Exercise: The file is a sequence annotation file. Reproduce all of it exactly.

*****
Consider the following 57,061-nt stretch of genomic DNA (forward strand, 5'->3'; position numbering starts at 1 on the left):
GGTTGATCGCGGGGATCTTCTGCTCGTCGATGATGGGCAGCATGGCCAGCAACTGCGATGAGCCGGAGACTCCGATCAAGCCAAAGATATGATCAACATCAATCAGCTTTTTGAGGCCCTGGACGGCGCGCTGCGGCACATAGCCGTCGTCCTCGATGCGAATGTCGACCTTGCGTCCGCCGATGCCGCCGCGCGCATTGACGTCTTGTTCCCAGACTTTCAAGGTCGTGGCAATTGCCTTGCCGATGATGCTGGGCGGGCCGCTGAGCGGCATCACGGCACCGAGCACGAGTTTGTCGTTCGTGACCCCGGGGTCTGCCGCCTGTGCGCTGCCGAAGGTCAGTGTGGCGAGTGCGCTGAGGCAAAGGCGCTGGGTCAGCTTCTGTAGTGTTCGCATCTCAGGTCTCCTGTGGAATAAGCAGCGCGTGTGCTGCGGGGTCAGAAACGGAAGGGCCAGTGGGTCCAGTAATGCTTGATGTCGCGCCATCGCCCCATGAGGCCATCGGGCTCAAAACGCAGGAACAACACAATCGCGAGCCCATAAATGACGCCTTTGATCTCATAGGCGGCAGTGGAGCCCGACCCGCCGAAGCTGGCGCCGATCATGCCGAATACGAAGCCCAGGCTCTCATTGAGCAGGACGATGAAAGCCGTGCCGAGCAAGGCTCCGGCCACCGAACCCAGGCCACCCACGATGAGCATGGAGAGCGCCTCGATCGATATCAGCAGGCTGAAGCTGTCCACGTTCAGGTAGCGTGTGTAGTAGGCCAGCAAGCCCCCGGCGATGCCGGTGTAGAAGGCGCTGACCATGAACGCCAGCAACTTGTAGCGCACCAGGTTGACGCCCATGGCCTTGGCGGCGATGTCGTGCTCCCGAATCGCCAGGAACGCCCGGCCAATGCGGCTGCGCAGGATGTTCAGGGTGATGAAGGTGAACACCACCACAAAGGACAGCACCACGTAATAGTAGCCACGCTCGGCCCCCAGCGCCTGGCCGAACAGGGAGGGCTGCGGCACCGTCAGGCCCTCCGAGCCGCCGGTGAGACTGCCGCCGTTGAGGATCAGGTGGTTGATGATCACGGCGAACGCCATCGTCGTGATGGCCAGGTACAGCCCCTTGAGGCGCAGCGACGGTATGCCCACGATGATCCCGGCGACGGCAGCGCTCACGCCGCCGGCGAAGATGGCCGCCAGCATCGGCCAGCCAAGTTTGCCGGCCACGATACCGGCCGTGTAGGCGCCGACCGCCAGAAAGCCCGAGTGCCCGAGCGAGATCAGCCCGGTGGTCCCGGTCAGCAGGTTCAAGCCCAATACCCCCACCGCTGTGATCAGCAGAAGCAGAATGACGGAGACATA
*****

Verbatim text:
Consider the following 57,061-nt stretch of genomic DNA (forward strand, 5'->3'; position numbering starts at 1 on the left):
GGTTGATCGCGGGGATCTTCTGCTCGTCGATGATGGGCAGCATGGCCAGCAACTGCGATGAGCCGGAGACTCCGATCAAGCCAAAGATATGATCAACATCAATCAGCTTTTTGAGGCCCTGGACGGCGCGCTGCGGCACATAGCCGTCGTCCTCGATGCGAATGTCGACCTTGCGTCCGCCGATGCCGCCGCGCGCATTGACGTCTTGTTCCCAGACTTTCAAGGTCGTGGCAATTGCCTTGCCGATGATGCTGGGCGGGCCGCTGAGCGGCATCACGGCACCGAGCACGAGTTTGTCGTTCGTGACCCCGGGGTCTGCCGCCTGTGCGCTGCCGAAGGTCAGTGTGGCGAGTGCGCTGAGGCAAAGGCGCTGGGTCAGCTTCTGTAGTGTTCGCATCTCAGGTCTCCTGTGGAATAAGCAGCGCGTGTGCTGCGGGGTCAGAAACGGAAGGGCCAGTGGGTCCAGTAATGCTTGATGTCGCGCCATCGCCCCATGAGGCCATCGGGCTCAAAACGCAGGAACAACACAATCGCGAGCCCATAAATGACGCCTTTGATCTCATAGGCGGCAGTGGAGCCCGACCCGCCGAAGCTGGCGCCGATCATGCCGAATACGAAGCCCAGGCTCTCATTGAGCAGGACGATGAAAGCCGTGCCGAGCAAGGCTCCGGCCACCGAACCCAGGCCACCCACGATGAGCATGGAGAGCGCCTCGATCGATATCAGCAGGCTGAAGCTGTCCACGTTCAGGTAGCGTGTGTAGTAGGCCAGCAAGCCCCCGGCGATGCCGGTGTAGAAGGCGCTGACCATGAACGCCAGCAACTTGTAGCGCACCAGGTTGACGCCCATGGCCTTGGCGGCGATGTCGTGCTCCCGAATCGCCAGGAACGCCCGGCCAATGCGGCTGCGCAGGATGTTCAGGGTGATGAAGGTGAACACCACCACAAAGGACAGCACCACGTAATAGTAGCCACGCTCGGCCCCCAGCGCCTGGCCGAACAGGGAGGGCTGCGGCACCGTCAGGCCCTCCGAGCCGCCGGTGAGACTGCCGCCGTTGAGGATCAGGTGGTTGATGATCACGGCGAACGCCATCGTCGTGATGGCCAGGTACAGCCCCTTGAGGCGCAGCGACGGTATGCCCACGATGATCCCGGCGACGGCAGCGCTCACGCCGCCGGCGAAGATGGCCGCCAGCATCGGCCAGCCAAGTTTGCCGGCCACGATACCGGCCGTGTAGGCGCCGACCGCCAGAAAGCCCGAGTGCCCGAGCGAGATCAGCCCGGTGGTCCCGGTCAGCAGGTTCAAGCCCAATACCCCCACCGCTGTGATCAGCAGAAGCAGAATGACGGAGACATA